Last year, I was in Malaysia where I was living and made friends with some Iraqis. A girl from Mosul expressed the fear that she may not be able to ever return to her homeland as there won’t be a country called Iraq by the time she finished her degree. Her worst fears have now come true. Even with a high profile degree, she now runs the risk of being deported (if she doesn’t leave willingly) and in the best case scenario, she will apply for an asylum and will be forced to rebuild her life and for what? All for the sake of some gasoline for the west.

Not all who want to migrate can take the perilous journey. Only rich families who can afford to pay human traffickers are allowed an escape route. The journey itself is undertaken in shabby boats and there are no guarantees. And if they finally reach their destination, they are unwelcomed with a fence as Hungary has constructed to keep such refugees away. There is no relaxation of rules for those seeking asylum even though it’s pretty obvious that ISIS is persecuting people wherever it holds territories. Why must an asylum seeker have to go through the rigorous process of proving that he faces persecution? Why can’t the regulations be eased so that people do not have to sleep in temporary shelters?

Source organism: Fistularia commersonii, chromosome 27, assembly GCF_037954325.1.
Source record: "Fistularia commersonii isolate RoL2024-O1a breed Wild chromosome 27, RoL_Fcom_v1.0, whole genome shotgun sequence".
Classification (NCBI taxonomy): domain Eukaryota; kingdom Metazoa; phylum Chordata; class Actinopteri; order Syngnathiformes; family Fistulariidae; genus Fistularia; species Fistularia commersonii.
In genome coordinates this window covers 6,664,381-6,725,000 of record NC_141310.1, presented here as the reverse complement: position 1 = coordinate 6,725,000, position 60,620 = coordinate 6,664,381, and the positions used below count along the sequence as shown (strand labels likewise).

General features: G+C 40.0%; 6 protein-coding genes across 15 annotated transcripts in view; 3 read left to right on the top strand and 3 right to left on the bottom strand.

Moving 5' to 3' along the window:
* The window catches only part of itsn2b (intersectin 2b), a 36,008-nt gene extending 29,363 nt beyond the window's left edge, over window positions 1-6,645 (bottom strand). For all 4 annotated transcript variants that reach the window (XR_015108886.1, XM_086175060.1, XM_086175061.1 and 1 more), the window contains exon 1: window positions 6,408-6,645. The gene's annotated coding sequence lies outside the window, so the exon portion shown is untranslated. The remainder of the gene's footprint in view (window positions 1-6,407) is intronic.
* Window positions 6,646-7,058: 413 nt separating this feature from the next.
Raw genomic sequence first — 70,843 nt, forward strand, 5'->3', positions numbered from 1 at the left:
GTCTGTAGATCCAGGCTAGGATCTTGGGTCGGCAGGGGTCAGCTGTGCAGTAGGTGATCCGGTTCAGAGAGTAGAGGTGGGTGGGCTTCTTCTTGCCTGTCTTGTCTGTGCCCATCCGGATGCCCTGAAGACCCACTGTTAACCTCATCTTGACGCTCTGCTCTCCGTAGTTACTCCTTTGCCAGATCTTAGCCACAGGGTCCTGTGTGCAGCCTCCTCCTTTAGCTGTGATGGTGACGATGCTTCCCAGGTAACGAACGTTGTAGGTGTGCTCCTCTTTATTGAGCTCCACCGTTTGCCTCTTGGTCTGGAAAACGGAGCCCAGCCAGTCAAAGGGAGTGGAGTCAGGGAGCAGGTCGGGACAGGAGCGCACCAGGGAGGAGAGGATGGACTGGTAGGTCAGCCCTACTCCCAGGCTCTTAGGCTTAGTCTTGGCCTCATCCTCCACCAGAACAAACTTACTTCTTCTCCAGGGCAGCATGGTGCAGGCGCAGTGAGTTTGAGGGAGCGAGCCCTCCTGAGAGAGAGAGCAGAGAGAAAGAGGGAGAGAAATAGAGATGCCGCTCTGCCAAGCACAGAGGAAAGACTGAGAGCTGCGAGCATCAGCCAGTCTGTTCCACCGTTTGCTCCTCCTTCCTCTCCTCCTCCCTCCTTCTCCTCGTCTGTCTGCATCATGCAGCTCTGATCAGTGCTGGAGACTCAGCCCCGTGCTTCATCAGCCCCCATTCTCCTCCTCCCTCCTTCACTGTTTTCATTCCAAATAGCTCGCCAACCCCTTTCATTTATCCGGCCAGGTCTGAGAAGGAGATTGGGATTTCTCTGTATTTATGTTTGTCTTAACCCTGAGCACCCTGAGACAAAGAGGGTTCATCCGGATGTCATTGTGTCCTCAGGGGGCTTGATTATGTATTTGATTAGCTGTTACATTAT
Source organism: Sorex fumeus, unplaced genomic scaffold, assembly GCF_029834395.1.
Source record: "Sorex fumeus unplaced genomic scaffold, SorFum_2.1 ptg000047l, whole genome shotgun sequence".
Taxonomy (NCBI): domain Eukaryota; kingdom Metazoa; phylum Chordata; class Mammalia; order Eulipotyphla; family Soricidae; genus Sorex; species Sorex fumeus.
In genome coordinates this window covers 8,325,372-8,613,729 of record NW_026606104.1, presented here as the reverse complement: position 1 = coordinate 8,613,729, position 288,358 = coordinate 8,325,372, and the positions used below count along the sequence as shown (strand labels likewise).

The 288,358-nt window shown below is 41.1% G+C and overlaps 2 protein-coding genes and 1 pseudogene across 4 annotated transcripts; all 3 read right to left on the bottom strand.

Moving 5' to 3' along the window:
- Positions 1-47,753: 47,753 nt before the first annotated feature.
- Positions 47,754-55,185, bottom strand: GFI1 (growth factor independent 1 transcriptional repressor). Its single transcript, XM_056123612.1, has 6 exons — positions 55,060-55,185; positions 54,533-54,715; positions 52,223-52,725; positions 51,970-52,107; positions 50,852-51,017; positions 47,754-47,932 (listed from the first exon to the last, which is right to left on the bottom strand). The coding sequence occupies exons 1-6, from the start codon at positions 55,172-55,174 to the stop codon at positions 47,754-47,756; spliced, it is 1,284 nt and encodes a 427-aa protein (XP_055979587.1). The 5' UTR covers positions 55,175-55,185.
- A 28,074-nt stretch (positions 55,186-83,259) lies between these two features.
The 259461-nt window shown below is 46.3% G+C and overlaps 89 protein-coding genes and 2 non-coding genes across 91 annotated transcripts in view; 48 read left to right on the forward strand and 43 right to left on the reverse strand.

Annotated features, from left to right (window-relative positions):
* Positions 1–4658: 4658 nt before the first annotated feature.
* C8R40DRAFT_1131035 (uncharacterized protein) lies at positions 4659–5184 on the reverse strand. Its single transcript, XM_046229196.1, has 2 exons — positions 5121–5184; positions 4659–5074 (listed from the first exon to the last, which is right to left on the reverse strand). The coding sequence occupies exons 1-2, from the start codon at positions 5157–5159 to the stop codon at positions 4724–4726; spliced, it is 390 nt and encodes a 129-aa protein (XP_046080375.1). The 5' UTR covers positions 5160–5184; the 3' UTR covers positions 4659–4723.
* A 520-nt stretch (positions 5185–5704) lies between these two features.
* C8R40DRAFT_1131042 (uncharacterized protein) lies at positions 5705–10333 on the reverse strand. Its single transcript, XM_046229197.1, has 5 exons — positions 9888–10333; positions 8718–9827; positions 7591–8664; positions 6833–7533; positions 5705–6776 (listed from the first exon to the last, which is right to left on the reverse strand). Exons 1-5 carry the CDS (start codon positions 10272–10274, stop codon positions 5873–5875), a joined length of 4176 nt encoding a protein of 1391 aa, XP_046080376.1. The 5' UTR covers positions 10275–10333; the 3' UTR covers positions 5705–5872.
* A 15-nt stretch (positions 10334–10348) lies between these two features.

The Dublin regulations provide protection to such asylum seekers under which the country which the asylum seeker first lands needs to assume responsibility. But many countries have instead refused to honour the Dublin regulations in the wake of the refugee crisis.

The migrant problem has only begun and unless the world can come to a consensus on accepting refugees, deaths will frequently occur. Boats will capsize and children will die. These are all innocent deaths, people who had no role in the conflict and who are now facing the brunt of it. The entire prospect of losing your homeland, being separated from your loved ones and not having a place where you will be loved and accepted is very frightening. Sadly, the countries which have always been criticised for their handling of such crisis have been at the forefront of receiving refugees. Turkey has accepted many refugees and even Pakistan did a far better job than Europe for Afghan refugees during the worse years of the Taliban. How many children must die before the west will finally listen?